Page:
Download the Season 2, Episode 005 show notes or view them below

Pain Management Tips Show Notes

Nursing Pain Management Tips – Show Notes

CORRECTION – in the episode we refer to something called substance abuse disorder. The appropriate term is substance use disorder.

This episode covers the important difference between pain management and pain elimination, patient education, appropriate assessment, a proactive approach to pain management versus reactive, and some essential definitions.

Striking the balance between too much pain medicine and not enough can be tough for any nurse, let alone a brand new nurse. What throws a big wrench in everything is the fact that we, as a nation, are experiencing a very real and very devastating epidemic of opioid use and abuse. Bedside nurses feel the brunt of this due to many patients requesting sometimes very concerning amounts of intravenous pain medications at alarming intervals. Here are some tips from bedside nurses about pain management.

A few helpful links diving deeper into the opioid epidemic

Set realistic expectations

  • What does “treat pain” means to this specific patient?
    • Do they think you’re going to eliminate all pain, or bring it down to a manageable level?
  • Pain management versus pain elimination – know the difference
  • If possible, educate before a surgery or procedure so they know what to expect and if they’ll have any movement limitations
    • For example, lying flat for 6 hours post femoral sheath placement

Proactive education

  • Ideally provided before planned surgeries by the MD
    • What kind of pain is to be expected with various issues
  • Educate about pain medications, how long they last, when to let you know that they need another dose
  • Identify what level of comfort is tolerable
  • Explain pain scales BEFORE if possible
  • Some think the pain management that occurs in the PACU continues on the floor (frequent assessments and IV pain med administration), but it does not and many are not aware
  • Special scenarios – like neuro, where we can’t overmedicate due to its impact on the patient assessment
  • Always think about transitions – IV to PO, weaning off PO
  • Ensure the patient knows what “pain meds” means and that it
    • Many don’t know which specific pain meds to request if multiple kinds are ordered (for example, when IV morphine and PO norco are both ordered and the patient requests “pain meds,” don’t just give whatever the last nurse gave – have a conversation about the specific medication to be given)
  • Balance between comfort and overmedicate and unable to participate in care

When you think you’re being manipulated

Please read Nurse Beth’s 6 steps in this article – Nurse Beth’s 6 steps are below, they are incredibly helpful and realistic:

  1. Check your judgemental attitude
  2. Be realistic
  3. Understand your job
  4. Take control
  5. Do not engage in a power struggle
  6. Be professional

More Resources

Fundamentals of Pain Medicine: How to Diagnose and Treat your PatientsFundamentals of Pain Medicine: How to Diagnose and Treat your PatientsCore Curriculum for Pain Management Nursing - E-BookCore Curriculum for Pain Management Nursing – E-BookPain Management Pocketcard SetPain Management Pocketcard SetPain Management Nursing Exam Study Guide: Test Prep and Practice Test Questions for the Pain Management Nursing ExamPain Management Nursing Exam Study Guide: Test Prep and Practice Test Questions for the Pain Management Nursing Exam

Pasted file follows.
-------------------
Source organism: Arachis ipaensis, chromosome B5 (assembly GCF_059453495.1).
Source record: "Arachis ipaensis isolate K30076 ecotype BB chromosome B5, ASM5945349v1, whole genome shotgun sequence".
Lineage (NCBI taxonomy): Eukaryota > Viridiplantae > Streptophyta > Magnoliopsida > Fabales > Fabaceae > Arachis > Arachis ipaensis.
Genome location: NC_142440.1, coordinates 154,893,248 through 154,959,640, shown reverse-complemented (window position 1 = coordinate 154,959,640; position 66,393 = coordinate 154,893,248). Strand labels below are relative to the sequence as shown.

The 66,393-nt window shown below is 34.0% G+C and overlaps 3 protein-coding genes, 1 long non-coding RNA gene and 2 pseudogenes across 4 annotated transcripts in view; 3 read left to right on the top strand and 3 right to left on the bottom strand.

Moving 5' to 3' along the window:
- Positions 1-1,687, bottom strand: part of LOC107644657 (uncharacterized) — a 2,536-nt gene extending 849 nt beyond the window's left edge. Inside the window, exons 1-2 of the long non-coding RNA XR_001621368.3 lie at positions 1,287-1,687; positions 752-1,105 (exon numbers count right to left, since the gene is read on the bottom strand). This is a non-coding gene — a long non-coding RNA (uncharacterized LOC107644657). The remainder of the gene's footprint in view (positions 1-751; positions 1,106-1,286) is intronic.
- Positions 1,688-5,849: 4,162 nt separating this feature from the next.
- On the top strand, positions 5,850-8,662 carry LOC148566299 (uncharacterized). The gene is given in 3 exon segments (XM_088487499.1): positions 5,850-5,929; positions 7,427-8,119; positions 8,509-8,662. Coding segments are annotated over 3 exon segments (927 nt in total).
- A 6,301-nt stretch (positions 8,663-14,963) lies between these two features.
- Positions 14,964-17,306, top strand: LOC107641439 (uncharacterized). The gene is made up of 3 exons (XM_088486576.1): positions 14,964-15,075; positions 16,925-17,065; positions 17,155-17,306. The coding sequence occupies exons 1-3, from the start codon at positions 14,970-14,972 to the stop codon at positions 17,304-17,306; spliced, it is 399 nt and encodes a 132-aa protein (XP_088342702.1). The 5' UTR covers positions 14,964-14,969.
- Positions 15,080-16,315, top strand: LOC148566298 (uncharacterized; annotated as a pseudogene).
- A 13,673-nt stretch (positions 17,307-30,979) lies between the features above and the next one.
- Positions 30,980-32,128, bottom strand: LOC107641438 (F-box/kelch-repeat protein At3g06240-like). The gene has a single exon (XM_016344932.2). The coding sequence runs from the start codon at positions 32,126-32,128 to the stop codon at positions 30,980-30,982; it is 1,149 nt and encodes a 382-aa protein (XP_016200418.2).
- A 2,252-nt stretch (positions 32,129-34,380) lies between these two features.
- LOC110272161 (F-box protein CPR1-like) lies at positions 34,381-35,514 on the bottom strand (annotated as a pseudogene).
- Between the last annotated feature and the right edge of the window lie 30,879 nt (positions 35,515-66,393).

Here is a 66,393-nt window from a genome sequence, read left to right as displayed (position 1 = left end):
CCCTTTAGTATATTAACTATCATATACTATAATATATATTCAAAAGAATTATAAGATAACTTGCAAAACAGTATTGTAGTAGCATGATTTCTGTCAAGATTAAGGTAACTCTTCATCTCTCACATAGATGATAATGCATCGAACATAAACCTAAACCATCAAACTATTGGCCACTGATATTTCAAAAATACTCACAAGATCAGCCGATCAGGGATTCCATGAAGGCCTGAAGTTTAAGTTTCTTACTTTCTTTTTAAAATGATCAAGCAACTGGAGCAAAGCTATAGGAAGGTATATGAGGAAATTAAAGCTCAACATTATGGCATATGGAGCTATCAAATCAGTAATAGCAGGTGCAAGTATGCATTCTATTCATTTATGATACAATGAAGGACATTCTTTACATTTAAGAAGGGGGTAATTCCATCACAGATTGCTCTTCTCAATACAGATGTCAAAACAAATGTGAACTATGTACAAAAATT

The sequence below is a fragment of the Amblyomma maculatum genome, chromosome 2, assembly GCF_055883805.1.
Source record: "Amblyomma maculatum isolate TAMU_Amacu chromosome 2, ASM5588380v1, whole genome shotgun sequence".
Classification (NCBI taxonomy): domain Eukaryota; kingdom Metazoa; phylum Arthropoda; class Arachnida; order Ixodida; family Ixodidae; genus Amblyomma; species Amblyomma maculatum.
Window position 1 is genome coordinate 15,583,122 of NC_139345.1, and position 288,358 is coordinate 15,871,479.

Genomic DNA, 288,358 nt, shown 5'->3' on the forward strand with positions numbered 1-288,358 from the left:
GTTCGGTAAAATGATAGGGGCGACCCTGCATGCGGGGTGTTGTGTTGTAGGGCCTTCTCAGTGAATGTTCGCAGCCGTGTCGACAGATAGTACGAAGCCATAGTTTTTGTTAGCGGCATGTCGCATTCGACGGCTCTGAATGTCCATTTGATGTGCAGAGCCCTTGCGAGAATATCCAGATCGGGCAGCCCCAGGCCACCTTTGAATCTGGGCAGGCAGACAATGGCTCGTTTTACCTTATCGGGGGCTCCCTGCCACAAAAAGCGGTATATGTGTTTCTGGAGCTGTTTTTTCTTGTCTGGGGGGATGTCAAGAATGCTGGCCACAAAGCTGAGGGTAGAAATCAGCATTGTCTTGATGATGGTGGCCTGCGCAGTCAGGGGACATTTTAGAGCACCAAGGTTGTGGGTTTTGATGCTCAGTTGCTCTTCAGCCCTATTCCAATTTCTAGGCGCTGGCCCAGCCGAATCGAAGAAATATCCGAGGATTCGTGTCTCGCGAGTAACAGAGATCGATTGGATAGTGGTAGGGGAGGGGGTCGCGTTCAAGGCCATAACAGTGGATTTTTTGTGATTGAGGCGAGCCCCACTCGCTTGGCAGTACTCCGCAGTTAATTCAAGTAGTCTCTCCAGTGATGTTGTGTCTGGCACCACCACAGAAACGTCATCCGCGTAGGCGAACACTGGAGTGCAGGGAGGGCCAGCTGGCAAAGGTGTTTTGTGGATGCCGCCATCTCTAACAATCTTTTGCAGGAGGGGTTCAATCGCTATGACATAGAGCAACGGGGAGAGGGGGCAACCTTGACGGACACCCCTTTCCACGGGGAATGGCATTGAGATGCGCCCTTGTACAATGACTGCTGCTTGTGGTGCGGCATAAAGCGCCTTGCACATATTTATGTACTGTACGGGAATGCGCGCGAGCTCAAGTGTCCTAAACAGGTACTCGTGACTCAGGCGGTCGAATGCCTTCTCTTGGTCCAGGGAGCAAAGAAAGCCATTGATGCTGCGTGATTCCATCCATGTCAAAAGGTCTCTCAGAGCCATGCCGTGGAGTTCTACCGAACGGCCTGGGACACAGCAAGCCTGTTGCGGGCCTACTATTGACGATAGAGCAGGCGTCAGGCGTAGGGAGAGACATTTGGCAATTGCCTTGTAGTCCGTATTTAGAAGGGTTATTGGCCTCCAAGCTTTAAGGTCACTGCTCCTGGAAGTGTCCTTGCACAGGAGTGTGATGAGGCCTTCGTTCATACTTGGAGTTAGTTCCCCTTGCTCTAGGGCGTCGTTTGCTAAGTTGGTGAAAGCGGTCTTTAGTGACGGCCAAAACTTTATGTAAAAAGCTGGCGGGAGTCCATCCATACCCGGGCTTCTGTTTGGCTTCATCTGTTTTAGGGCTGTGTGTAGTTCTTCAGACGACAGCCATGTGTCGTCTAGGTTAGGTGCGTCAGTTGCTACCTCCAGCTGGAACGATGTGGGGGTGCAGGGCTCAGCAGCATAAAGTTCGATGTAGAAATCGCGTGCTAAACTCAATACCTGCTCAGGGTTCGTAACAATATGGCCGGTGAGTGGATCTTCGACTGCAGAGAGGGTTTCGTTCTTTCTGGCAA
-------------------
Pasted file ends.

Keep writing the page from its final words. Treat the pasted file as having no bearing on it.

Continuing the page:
Tips for New Grads in the ICU Show Notes

Tips for New Grads in the ICU Show Notes

Click here to list to this FreshRN Podcast Episode

Your first year as a registered nurse is challenging. This podcast is hosted by Kati Kleber, BSN RN CCRN and Elizabeth Mills, BSN RN CCRN and features experienced nurses from FreshRN.com, who discuss the basics of that first year. From nursing orientation, code blues, tricks of the trade, and personal experiences, to time management, delegation, patient deaths, and more.

Download the Season 2, Episode 004 show notes or view them below

Tips for New Grads in the ICU

 

In this episode we discuss characteristics of the intensive care nurse, normal expectations, critical thinking, advocacy, communication, and more. We dive into 8 tips for new grads in the ICU! This episode is hosted by 3 CCRN nurses, which is a critical care specialty certification granted by the American Association of Critical Care Nurses.

8 Tips for New Grads in the ICU

#1 Come in with an open and actively engaged mind

  • Expect to be overwhelmed for awhile (at least 6 months)
  • Fight the “I want to be perfect” mentality; while it’s admirable, it’s not possible – setting yourself for more stress and disappointment with that expectation
  • Nursing is a practice – you’re never going to be at a point where you don’t make mistakes or be perfect. There is an art to this.  The skills in nursing school aren’t the only ones you’ll need.

#2 Be aware of typical ICU nurse characteristics

  • Assertive, direct, business-like attitudes, detailed-oriented, anticipating things ahead of time, know protocols inside and out, intense, autonomous (very familiar with protocols, able to enact orders/protocols independently and then discuss with MD).
  • You are still bringing something to the table, it’s just different than what the others who bring to the table who are already there.

#3 Show initiative

  • You’ll have to be assertive yourself – go home to learn and understand more
  • Invest time into making yourself better in the off time
  • Round with MDs, seeking out learning opportunities
  • Introduce yourself to others

#4 – Know yourself and be your own advocate

  • Know your learning style and communicate this to your preceptor
  • Know your limits / what you don’t know so you can fill in the gaps